# Matplotlib Violin Plots

Violin Plots are a special type of Graph in Matplotlib, used to represent the distribution of data. They shows us the min and max value, and how the data is spread out between this range (left-skewed or right-skewed etc.).

It is rather similar to the Box Plot (also known as Box and Whisker), but does a better job at showing the spread of data.

## Plotting Violin Plots in Matplotlib

Lets take a look at an example for Violin Plots. We will be plotting multiple violin plots on the same graph. This is good for comparing the spread of data between different data sets.

```dataset1 = np.random.normal(70, 20, 200)
dataset2 = np.random.normal(130, 40, 200)
dataset3 = np.random.normal(90, 80, 200)
dataset4 = np.random.normal(110, 50, 200)
```

First we will create the datasets (this won’t be needed if you already have the data) using the `np.random.normal()` function. This function returns a list of values from a normal (Gauss) distribution. The values are randomly selected, so we can expect to get a different result every time we run our code.

```plt.violinplot([dataset1, dataset2, dataset3, dataset4])
```

After we have the dataset(s), all we need to do is pass it to the `violinplot()` method. This function will accept a single dataset, or a list of multiple datasets. Since we are plotting multiple datasets here, we will be passing them as a list.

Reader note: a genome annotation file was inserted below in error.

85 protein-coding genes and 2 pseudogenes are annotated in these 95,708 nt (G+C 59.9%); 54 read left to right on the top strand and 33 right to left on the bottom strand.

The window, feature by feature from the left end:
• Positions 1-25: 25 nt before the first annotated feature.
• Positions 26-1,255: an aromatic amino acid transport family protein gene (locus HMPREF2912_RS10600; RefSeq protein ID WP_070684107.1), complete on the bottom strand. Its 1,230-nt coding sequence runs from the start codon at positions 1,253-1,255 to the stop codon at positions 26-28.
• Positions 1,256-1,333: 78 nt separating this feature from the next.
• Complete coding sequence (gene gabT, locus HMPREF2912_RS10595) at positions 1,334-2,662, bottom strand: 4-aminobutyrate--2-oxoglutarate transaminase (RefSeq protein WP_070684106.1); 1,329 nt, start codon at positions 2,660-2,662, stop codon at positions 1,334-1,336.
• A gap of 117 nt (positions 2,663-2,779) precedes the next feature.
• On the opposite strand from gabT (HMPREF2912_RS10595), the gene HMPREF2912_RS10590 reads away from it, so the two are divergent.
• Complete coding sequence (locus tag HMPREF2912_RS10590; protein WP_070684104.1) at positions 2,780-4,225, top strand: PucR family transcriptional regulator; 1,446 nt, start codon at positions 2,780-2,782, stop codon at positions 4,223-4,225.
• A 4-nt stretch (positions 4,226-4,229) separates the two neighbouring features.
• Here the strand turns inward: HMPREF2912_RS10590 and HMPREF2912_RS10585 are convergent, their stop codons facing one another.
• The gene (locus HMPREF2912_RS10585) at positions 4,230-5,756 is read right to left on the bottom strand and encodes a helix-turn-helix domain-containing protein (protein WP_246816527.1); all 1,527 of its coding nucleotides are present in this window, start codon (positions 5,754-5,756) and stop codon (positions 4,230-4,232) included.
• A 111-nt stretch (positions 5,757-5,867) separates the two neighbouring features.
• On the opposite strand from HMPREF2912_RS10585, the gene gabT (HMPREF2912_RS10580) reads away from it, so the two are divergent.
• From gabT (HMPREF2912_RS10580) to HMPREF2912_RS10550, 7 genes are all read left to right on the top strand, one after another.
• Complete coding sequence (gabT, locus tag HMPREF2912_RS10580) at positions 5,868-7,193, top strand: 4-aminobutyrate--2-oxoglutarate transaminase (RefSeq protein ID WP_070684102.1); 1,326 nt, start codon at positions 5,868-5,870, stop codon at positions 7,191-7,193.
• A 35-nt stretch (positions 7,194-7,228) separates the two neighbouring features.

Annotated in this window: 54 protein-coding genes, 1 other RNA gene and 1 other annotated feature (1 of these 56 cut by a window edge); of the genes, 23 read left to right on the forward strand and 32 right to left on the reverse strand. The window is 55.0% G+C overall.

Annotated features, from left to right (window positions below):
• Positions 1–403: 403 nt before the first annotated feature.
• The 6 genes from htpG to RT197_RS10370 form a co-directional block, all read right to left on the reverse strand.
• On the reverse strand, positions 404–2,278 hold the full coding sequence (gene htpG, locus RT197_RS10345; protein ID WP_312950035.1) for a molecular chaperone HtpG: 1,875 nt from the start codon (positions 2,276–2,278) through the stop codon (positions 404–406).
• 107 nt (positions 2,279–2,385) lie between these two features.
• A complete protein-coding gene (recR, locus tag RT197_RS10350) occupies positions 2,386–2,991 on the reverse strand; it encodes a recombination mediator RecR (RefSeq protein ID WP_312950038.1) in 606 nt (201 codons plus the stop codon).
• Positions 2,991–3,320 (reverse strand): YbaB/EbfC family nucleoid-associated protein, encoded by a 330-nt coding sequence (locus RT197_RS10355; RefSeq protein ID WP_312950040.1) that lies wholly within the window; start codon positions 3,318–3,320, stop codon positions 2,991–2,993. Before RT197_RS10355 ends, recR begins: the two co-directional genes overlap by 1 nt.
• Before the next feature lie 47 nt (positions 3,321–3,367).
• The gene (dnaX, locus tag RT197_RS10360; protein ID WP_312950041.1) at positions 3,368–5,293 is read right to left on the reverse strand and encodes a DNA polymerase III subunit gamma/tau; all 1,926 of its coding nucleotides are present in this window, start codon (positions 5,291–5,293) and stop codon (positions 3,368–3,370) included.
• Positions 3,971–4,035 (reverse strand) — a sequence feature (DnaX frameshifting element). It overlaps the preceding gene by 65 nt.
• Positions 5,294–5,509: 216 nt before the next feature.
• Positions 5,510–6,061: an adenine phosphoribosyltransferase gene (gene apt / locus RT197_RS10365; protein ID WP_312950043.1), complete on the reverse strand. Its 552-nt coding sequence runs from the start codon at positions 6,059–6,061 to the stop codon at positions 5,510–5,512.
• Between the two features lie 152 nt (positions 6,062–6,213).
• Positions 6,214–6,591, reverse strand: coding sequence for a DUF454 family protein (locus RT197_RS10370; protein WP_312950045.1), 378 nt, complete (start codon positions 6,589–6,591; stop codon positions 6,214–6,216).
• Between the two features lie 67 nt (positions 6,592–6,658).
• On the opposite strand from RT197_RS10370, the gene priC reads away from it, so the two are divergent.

Here is the complete code and output.

```import matplotlib.pyplot as plt
import numpy as np

fig, ax = plt.subplots()

dataset1 = np.random.normal(70, 20, 200)
dataset2 = np.random.normal(130, 40, 200)
dataset3 = np.random.normal(90, 80, 200)
dataset4 = np.random.normal(110, 50, 200)

plt.violinplot([dataset1, dataset2, dataset3, dataset4])
plt.show()
```

### Violin Plot Gridlines

We can also customize the graph a bit to make it easier for us to compare the different violin plots. One such useful customization is enabling horizontal grid lines.

This can be done using the `yaxis.grid(True)` method on the axis object.

```plt.violinplot([dataset1, dataset2, dataset3, dataset4])
ax.yaxis.grid(True)
plt.show()
```

You can also use `xaxis.grid(True)` for vertical grid lines.

### Plotting Medians

Currently it’s rather difficult to observe the mean value for a Violin plot. We can rectify this by passing in the value “True” to the `showmeans` parameter in the violinplot() method.

```import matplotlib.pyplot as plt
import numpy as np

fig, ax = plt.subplots()

dataset1 = np.random.normal(70, 20, 200)
dataset2 = np.random.normal(130, 40, 200)
dataset3 = np.random.normal(90, 80, 200)
dataset4 = np.random.normal(110, 50, 200)

plt.violinplot([dataset1, dataset2, dataset3, dataset4], showmeans=True)
plt.show()
```

You can also have the medians plotted by passing “True” to the `showmedians` parameter.

### Horizontal Violin Plots

By using the `vert` parameter, and passing in the boolean value `True` we can create plot Violin plots horizontally.

```plt.violinplot([dataset1, dataset2, dataset3, dataset4], vert=False)
plt.show()
```

This marks the end of the Matplotlib Violin Plots Tutorial. Any suggestions or contributions for CodersLegacy are more than welcome. Questions regarding the tutorial content can be asked in the comments section below.

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